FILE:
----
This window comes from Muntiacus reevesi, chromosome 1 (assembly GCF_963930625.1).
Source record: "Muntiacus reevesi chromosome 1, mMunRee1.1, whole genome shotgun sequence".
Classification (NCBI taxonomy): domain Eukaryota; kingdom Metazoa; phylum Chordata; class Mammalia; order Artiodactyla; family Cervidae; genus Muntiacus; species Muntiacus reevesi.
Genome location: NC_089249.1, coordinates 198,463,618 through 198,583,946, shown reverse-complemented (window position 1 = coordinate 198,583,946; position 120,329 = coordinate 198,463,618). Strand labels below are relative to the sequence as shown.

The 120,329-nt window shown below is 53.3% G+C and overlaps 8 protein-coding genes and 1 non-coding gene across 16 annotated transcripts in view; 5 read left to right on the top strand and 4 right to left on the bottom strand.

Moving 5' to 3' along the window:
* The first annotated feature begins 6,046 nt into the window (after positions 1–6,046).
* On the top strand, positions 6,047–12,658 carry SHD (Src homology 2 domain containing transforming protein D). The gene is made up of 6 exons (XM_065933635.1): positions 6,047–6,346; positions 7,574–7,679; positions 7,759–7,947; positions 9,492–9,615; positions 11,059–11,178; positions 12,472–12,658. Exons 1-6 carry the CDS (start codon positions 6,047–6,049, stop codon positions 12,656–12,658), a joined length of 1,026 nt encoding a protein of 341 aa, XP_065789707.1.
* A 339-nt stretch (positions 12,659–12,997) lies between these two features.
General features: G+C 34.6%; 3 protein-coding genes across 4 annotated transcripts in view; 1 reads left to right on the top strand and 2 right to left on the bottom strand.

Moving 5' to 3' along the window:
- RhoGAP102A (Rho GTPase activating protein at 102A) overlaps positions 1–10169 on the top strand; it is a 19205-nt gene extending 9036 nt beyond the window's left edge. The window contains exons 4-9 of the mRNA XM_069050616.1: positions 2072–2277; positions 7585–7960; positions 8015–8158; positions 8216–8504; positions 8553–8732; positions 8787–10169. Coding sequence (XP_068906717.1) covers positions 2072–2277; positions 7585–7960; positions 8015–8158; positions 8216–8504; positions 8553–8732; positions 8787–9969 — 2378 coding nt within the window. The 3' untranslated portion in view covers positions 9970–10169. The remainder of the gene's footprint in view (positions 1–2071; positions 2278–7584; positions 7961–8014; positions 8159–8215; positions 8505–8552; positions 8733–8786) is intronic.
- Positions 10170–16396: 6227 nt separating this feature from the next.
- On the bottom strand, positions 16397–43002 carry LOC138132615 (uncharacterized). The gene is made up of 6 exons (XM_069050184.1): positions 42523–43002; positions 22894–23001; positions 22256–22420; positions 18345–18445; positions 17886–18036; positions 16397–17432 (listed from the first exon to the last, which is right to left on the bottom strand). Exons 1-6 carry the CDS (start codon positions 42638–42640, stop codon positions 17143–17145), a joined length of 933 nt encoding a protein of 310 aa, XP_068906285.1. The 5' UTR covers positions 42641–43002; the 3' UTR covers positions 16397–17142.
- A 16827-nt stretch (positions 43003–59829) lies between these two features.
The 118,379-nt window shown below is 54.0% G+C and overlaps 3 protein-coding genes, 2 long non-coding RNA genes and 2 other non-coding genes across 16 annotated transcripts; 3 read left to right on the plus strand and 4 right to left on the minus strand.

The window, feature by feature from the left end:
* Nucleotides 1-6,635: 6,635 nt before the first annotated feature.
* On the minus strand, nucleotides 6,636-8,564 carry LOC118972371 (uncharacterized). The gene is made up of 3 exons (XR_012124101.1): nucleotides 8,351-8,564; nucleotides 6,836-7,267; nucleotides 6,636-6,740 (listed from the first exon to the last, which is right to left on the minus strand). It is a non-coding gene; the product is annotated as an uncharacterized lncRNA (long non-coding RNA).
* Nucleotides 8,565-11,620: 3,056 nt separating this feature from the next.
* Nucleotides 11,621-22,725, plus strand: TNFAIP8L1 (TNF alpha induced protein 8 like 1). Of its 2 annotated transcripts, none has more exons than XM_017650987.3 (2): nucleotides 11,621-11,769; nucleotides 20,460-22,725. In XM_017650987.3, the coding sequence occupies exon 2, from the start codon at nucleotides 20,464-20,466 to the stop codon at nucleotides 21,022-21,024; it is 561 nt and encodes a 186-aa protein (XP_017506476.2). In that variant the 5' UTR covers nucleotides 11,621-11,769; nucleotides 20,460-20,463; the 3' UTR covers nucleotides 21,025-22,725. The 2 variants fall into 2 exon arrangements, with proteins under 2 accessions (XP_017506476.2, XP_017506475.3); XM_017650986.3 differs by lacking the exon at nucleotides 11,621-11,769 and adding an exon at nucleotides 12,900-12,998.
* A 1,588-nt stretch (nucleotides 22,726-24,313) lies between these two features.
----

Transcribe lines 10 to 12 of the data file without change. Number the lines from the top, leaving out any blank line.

General features: G+C 34.6%; 3 protein-coding genes across 4 annotated transcripts in view; 1 reads left to right on the top strand and 2 right to left on the bottom strand.

Moving 5' to 3' along the window:
- RhoGAP102A (Rho GTPase activating protein at 102A) overlaps positions 1–10169 on the top strand; it is a 19205-nt gene extending 9036 nt beyond the window's left edge. The window contains exons 4-9 of the mRNA XM_069050616.1: positions 2072–2277; positions 7585–7960; positions 8015–8158; positions 8216–8504; positions 8553–8732; positions 8787–10169. Coding sequence (XP_068906717.1) covers positions 2072–2277; positions 7585–7960; positions 8015–8158; positions 8216–8504; positions 8553–8732; positions 8787–9969 — 2378 coding nt within the window. The 3' untranslated portion in view covers positions 9970–10169. The remainder of the gene's footprint in view (positions 1–2071; positions 2278–7584; positions 7961–8014; positions 8159–8215; positions 8505–8552; positions 8733–8786) is intronic.